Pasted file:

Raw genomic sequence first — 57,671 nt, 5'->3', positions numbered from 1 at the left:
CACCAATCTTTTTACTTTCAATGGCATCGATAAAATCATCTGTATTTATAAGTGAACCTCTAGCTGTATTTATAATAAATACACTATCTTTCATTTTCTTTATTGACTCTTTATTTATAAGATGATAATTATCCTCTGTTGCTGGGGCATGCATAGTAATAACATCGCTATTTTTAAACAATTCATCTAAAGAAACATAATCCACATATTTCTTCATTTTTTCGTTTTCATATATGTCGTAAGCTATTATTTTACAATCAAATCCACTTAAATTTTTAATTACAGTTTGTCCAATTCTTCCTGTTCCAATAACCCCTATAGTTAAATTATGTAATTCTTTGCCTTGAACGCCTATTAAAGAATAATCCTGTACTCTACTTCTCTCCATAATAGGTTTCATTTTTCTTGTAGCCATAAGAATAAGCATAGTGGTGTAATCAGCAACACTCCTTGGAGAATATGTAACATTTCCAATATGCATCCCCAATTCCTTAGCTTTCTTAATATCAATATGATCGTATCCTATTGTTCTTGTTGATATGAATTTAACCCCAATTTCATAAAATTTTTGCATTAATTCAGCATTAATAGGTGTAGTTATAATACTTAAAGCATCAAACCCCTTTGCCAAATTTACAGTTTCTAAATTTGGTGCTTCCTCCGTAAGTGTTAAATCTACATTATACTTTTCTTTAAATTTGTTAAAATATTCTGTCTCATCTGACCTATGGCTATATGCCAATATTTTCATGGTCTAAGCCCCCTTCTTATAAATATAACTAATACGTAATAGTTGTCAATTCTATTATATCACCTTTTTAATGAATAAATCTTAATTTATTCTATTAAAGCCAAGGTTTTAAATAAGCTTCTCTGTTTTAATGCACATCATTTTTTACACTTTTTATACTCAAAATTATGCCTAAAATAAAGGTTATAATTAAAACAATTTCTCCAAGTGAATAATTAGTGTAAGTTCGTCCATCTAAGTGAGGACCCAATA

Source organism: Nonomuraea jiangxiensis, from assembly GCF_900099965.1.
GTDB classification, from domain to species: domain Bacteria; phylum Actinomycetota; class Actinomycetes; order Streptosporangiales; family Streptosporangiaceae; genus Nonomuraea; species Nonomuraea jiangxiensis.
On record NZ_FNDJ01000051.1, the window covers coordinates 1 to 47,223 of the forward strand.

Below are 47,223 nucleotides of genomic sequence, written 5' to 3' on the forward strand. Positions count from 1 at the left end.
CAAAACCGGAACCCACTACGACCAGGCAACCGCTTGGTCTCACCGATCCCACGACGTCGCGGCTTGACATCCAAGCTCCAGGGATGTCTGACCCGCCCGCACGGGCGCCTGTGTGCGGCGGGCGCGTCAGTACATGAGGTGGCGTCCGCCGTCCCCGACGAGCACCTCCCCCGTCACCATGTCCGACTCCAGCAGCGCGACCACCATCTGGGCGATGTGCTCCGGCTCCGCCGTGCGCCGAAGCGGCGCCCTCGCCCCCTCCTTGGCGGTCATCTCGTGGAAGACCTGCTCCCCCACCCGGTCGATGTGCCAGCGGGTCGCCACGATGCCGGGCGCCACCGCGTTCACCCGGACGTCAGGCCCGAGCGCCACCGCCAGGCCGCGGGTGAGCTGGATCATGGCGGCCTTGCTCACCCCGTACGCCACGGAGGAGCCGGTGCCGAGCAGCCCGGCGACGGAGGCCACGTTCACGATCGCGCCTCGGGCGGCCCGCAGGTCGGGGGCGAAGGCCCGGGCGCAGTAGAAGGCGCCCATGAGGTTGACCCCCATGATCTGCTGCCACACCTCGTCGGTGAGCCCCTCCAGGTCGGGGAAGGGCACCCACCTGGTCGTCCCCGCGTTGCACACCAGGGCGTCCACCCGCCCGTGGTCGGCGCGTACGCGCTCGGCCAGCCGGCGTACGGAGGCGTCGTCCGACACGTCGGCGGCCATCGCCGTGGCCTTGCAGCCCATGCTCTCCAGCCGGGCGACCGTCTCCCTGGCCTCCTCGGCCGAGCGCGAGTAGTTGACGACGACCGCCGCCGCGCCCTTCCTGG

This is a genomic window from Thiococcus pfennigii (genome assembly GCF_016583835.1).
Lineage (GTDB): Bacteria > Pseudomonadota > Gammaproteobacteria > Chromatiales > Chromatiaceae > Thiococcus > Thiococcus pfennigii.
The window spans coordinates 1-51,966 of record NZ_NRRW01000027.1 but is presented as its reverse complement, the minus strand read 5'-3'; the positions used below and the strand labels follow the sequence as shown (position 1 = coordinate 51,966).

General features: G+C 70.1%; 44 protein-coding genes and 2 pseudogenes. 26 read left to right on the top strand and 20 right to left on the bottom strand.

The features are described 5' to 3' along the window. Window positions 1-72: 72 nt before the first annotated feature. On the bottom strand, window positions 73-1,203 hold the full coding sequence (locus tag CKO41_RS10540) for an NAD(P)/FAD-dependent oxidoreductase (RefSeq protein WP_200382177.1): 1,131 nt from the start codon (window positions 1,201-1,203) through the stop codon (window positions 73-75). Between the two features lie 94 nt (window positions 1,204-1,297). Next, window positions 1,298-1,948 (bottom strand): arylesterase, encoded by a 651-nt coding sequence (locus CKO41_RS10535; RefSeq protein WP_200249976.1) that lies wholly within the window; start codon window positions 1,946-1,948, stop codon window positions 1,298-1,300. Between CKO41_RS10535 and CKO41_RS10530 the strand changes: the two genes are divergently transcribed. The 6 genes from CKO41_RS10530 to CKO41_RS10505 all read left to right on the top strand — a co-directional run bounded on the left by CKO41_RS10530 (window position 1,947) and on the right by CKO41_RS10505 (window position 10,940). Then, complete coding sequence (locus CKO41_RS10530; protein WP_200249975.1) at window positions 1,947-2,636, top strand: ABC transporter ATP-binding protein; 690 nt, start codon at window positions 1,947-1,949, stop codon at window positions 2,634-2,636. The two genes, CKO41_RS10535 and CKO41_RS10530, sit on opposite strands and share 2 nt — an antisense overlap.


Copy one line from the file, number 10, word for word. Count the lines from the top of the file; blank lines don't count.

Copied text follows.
The window spans coordinates 1-51,966 of record NZ_NRRW01000027.1 but is presented as its reverse complement, the minus strand read 5'-3'; the positions used below and the strand labels follow the sequence as shown (position 1 = coordinate 51,966).